And finally to the 90%. These meaning-based memories are stored independent of any modality-“not in terms of whether you saw, heard, or physically interacted with the information.” (Willingham 2009). If knowledge will be stored in the memory as meaning, teaching should be designed to emphasize this outcome. For example, if history students are learning the three branches of the federal government and the system of checks and balances, they need to understand the meanings of the terms: legislative, executive, and judicial as well as the specific limitations of and checks on powers that the framers of the Constitution designed to ensure balance and prevent abuse. Good teaching would emphasize both rehearsal and application of this information to ensure understanding. This would, of course, necessitate using the auditory (or aural) modality. It would also certainly be appropriate to use the visual modality by drawing the three-branch tree with each branch representing the divisions of government. However, most of the learning process will necessitate memorizing how, what, where, when, and why facts through meaning-storage strategies and techniques (such as repetition), establishing cognitive connections to prior knowledge and experiences with plenty of appropriate examples, and practicing trial and error feedback through class discussion, reading, and writing. Whew! Complex, meaning-based stuff. On the test, students will not access memories of the teacher’s lecture voice or the teacher’s tree drawing to answer the multiple-choice questions. Students will recall meaning-based memories derived from teaching that appropriately matches the content to be learned. If 90% of what our students learn is meaning-based, why waste limited planning and instructional time fixating on the 10%? Now that’s good old-fashioned common sense.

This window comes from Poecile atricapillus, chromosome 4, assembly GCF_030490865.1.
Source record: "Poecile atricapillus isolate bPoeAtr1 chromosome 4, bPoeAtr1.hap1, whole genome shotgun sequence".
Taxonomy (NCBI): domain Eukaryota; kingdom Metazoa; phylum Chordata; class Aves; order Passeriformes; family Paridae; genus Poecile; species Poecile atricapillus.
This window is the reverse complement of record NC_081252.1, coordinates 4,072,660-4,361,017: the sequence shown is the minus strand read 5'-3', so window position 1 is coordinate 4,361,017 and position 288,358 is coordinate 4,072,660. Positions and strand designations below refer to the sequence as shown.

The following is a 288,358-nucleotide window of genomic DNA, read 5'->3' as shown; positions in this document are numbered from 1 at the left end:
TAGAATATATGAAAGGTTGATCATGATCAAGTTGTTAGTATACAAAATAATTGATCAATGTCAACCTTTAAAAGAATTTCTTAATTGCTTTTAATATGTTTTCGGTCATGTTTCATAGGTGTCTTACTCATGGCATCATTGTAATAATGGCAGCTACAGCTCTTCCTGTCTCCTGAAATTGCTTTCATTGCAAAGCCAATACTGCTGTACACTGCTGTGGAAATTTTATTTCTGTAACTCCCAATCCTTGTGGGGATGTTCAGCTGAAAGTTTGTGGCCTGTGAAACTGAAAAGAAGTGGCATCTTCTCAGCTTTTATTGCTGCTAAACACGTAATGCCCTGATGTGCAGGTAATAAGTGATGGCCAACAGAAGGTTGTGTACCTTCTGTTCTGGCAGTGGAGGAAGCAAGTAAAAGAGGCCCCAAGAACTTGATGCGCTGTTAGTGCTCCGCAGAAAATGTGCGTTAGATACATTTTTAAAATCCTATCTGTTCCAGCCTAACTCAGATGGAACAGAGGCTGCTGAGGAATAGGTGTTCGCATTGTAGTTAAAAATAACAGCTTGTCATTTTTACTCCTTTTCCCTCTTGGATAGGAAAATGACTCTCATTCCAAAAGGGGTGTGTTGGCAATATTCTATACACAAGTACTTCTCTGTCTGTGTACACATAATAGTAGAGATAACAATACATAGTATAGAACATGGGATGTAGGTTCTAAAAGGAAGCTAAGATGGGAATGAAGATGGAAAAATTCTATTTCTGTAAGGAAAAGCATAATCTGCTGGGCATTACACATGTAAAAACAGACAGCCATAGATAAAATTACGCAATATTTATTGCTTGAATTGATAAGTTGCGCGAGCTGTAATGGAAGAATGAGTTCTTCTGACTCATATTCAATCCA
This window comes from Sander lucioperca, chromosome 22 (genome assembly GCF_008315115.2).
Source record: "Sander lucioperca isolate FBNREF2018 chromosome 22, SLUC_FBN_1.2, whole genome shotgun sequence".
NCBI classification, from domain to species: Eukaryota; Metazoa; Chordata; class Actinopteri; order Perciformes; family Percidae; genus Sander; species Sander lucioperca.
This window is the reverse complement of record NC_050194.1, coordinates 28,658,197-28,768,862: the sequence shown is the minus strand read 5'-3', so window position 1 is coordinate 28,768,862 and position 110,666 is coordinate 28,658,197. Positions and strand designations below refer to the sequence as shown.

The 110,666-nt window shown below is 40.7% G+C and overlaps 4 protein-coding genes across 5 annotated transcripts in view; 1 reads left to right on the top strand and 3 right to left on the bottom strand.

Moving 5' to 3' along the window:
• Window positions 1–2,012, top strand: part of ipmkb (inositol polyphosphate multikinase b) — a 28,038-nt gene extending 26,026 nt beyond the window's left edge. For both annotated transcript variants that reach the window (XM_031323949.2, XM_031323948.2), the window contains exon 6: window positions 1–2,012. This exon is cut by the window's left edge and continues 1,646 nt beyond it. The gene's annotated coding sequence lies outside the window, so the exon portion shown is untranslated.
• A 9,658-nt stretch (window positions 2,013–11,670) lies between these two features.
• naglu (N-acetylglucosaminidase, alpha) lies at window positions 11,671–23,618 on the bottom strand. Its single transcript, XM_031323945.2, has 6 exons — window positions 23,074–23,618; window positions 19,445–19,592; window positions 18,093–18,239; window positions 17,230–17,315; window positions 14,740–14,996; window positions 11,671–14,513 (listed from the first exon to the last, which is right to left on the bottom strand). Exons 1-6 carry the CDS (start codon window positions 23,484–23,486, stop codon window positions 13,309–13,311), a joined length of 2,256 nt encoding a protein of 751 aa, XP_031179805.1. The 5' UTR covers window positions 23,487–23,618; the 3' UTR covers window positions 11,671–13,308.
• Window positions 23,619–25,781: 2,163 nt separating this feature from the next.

A little knowledge is a dangerous thing… especially in education. We teachers tend to bandwagon on many of the latest, greatest teaching trends. Remember those impressive-looking illustrations of the brain on the Universal Design for Learning site from a few years back and the interesting graphic organizers on the multiple intelligences sites? Or the brain-based strategies that were all the rage? We tend to hopelessly simplify what are complex subjects. What we know about the brain is still in its infancy. Daniel T. Willingham, cognitive psychologist and neuroscientist at the University of Virginia advises districts, schools, and teachers to “save your money” on any brain-based instructional in-services or instructional resources. According to Willingham, meaning-based memories make up the 90% of our memory. Visual and auditory memories are a small chunk of the rest. See Willingham’s excellent YouTube video on the fallacy of brain-based instruction. Another great one is a Ted Talk by Tesia Marshik, Assistant Professor of Psychology at the University of Wisconsin.


Get the SCRIP Comprehension Cues FREE Resource:

Get the Diagnostic ELA and Reading Assessments FREE Resource: